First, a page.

Getting "out of it" is so endemic in our culture, that this reflection could have been placed at more or less any point in the year. Here at the end of August it could connect with bank holiday raves, clubbing in the Mediterranean or, coming after the previous piece, getting smashed after examinations.------------------
Christianity's relationship with intoxication is not straightforward. Consider its sibling, Islam. Intoxication, and the production of and trade in intoxicants, is forbidden in Islam. The massive loss of lives and parts of lives which widespread "substance" use and abuse causes in us and around us makes stacking up the evidence for such a stance easy.
Even the making of containers (such as brandy glasses) for intoxicants is forbidden in Islam. How different in Christianity to use wine sacramentally. How different for Jesus to teach 'I am the vine and you are the branches.'
Jesus did not have in mind making grape jam. The Bible's view is that intoxication has been a feature of human culture at least since the Flood. Noah is the first planter of vineyards and within the next verse he is drunk (Genesis 9: 20-21).The early version of the Atk4is diet adopted by John the Baptist, who neither ace bread nor drank wine, is not copied by Jesus (Luke 7: 33-34). Quite the reverse.jesus chooses bread and wine together to be carriers of divinity in the Eucharist.
Of course even at its most innocuous drunkenness makes one drowsy, self-absorbed and inattentive, and the Gospels warn against that many times. But stand that against the first miracle of Jesus recorded in John's Gospel: the ,turning of 120-180 gallons of water into wine for the wedding-feast whose supplies had run out (john 2: 1-11). Size matters: the problem at Cana was not that guests would receive nothing to drink, and so be excluded from an important ceremonial. Rather, that the guests had already drunk dry the cellars of a host who could afford many servants - but wanted to drink some more.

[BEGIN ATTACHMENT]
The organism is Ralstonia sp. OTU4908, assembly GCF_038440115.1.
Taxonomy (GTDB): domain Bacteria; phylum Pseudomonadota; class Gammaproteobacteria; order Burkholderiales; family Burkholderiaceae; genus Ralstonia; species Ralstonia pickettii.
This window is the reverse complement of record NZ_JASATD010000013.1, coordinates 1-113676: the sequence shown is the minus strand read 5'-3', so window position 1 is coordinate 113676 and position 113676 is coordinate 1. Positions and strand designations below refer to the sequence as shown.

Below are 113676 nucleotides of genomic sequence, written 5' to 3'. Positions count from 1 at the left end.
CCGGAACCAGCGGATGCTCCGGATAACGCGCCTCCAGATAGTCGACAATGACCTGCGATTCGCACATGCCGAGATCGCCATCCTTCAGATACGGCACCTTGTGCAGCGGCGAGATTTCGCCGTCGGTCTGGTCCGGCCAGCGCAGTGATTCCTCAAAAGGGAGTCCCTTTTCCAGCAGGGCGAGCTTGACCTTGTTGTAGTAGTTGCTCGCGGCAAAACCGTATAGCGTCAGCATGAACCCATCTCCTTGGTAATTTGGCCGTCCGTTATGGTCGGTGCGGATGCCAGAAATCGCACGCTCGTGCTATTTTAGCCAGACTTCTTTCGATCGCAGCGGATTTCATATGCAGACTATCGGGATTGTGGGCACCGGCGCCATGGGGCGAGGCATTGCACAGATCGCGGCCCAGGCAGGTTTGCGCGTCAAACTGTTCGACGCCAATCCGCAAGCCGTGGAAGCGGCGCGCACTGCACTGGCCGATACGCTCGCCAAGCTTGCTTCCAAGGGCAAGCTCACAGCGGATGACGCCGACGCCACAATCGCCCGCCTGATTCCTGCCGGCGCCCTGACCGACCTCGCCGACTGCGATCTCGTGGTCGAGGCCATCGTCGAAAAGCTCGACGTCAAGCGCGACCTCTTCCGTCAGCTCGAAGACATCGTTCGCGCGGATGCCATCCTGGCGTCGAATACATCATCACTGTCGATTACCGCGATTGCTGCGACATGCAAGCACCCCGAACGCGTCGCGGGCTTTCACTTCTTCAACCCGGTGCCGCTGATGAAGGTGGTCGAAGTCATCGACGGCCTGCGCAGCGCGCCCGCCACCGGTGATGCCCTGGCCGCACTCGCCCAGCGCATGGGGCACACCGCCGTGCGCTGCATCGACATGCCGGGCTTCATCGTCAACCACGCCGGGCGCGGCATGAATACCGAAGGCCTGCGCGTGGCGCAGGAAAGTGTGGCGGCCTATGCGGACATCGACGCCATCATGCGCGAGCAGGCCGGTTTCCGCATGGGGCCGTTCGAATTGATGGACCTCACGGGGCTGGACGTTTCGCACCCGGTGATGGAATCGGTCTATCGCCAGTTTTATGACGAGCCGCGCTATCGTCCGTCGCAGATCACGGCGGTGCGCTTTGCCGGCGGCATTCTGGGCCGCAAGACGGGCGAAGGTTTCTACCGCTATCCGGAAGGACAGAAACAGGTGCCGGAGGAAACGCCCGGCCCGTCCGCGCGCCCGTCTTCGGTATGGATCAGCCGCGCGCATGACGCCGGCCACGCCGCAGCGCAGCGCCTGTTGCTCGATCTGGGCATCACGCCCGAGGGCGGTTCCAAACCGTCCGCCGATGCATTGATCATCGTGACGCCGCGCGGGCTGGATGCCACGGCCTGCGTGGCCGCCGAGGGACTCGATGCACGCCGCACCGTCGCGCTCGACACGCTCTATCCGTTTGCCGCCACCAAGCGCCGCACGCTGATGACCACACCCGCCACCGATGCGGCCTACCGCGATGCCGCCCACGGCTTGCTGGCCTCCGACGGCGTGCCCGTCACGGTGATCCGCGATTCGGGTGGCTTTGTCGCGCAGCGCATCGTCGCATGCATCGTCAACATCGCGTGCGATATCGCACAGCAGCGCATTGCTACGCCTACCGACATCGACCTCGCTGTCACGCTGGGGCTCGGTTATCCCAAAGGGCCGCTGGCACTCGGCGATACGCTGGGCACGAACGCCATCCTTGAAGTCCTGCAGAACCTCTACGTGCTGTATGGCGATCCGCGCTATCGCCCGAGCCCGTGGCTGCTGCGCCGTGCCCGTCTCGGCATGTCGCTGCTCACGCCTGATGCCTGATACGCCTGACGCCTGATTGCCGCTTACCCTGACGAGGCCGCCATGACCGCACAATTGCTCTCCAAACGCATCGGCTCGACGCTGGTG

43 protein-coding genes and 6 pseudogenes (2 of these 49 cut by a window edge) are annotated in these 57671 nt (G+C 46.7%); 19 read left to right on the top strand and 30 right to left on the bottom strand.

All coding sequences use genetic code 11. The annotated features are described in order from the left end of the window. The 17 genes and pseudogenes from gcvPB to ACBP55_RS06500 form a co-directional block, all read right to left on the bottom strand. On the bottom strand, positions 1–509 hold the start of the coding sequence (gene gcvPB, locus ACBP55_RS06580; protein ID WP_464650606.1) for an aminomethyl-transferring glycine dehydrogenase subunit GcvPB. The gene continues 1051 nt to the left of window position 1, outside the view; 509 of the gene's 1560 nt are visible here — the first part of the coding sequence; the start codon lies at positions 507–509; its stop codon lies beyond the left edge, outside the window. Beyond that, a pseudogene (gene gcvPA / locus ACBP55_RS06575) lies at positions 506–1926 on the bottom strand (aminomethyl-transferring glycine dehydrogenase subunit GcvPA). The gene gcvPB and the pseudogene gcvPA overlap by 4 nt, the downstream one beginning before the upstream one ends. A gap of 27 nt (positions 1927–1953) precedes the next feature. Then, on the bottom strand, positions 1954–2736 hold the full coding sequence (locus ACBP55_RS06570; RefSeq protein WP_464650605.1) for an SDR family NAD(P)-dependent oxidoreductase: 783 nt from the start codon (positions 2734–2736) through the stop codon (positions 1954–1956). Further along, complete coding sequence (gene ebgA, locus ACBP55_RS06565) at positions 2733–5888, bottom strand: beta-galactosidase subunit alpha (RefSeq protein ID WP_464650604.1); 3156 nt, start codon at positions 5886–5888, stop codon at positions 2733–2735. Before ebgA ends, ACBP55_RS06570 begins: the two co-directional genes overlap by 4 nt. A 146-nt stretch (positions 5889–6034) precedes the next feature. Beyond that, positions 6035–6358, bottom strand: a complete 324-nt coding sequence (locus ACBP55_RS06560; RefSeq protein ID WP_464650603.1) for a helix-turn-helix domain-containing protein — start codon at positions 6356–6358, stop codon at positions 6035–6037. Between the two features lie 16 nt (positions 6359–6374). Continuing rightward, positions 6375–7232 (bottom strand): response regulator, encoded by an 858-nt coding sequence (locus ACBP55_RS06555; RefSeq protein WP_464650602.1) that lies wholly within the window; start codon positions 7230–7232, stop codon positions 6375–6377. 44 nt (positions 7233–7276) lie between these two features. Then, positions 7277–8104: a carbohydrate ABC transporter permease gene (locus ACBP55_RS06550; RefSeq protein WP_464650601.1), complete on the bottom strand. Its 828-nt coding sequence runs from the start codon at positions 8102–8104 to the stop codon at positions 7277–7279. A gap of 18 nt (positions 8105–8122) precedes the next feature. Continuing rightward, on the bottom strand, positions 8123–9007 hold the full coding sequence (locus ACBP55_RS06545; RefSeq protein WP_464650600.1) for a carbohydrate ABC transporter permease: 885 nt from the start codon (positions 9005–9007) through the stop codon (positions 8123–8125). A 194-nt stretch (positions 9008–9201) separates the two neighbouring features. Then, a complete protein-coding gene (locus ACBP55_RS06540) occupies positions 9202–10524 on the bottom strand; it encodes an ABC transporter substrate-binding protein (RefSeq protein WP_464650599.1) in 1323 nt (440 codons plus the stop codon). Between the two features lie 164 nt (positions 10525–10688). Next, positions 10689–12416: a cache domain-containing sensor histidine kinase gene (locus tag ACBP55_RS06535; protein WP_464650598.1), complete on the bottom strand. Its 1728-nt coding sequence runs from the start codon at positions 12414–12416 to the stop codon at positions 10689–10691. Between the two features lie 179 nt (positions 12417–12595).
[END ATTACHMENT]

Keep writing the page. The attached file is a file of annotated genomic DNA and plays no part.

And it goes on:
Those of us who have heard this passage read so many times by people who appear to be the epitome of sober niceness may miss quite a large point. Try the wedding-feast again with a difference: had Jesus lived in a society where the use of ecstasy was accepted, would he have made more ecstasy when initial supplies had run out? (Anyone who is sure they know the answer, should consider why they are so sure.)
In perverse circumstances, intoxication could be healthier than its opposite. During the Vietnam war, American authorities became concerned at the proportion of their soldiers who used heroin, fearing for society on their return; but mostly, when the war ended so did the heroin use. Would it have been healthier, or morallybetter, for them to do what they did unintoxicated? The key to removing the heroin was to remove the napalm.
Of course the life-and-death question which this begs is whether those soldiers should have done, or been expected to do, what they did. And perhaps it is the same, equally life-and-death, question which is begged about our own society which medicates itself so heavily with such destructive effect. Perhaps we should fixate less on the supply of and demand for intoxicants as if these were subjects unconnected to any other, and ask more pointedly why the capacity of our rational, accountable, independent selves to find bliss with others has so atrophied as to require floating on such a vast chemical sea. Should we search less for the heroin in our society and more for the napalm? If"getting out of it" is the pandemic response, might building a society honeycombed through and through with isolation cells for the soul be the pandemic cause?Almighty God
We pray for the millions of adults and children who suffer, directly or
through those to whom they are close, from alcoholism, drug abuse
or any other addiction.
Help them through this day.
For us and for them, be strength and inspiration for new life. Lead us to question our own part in making of our own lives, a place where so many of us prefer not to be.
In Jesus' name we ask.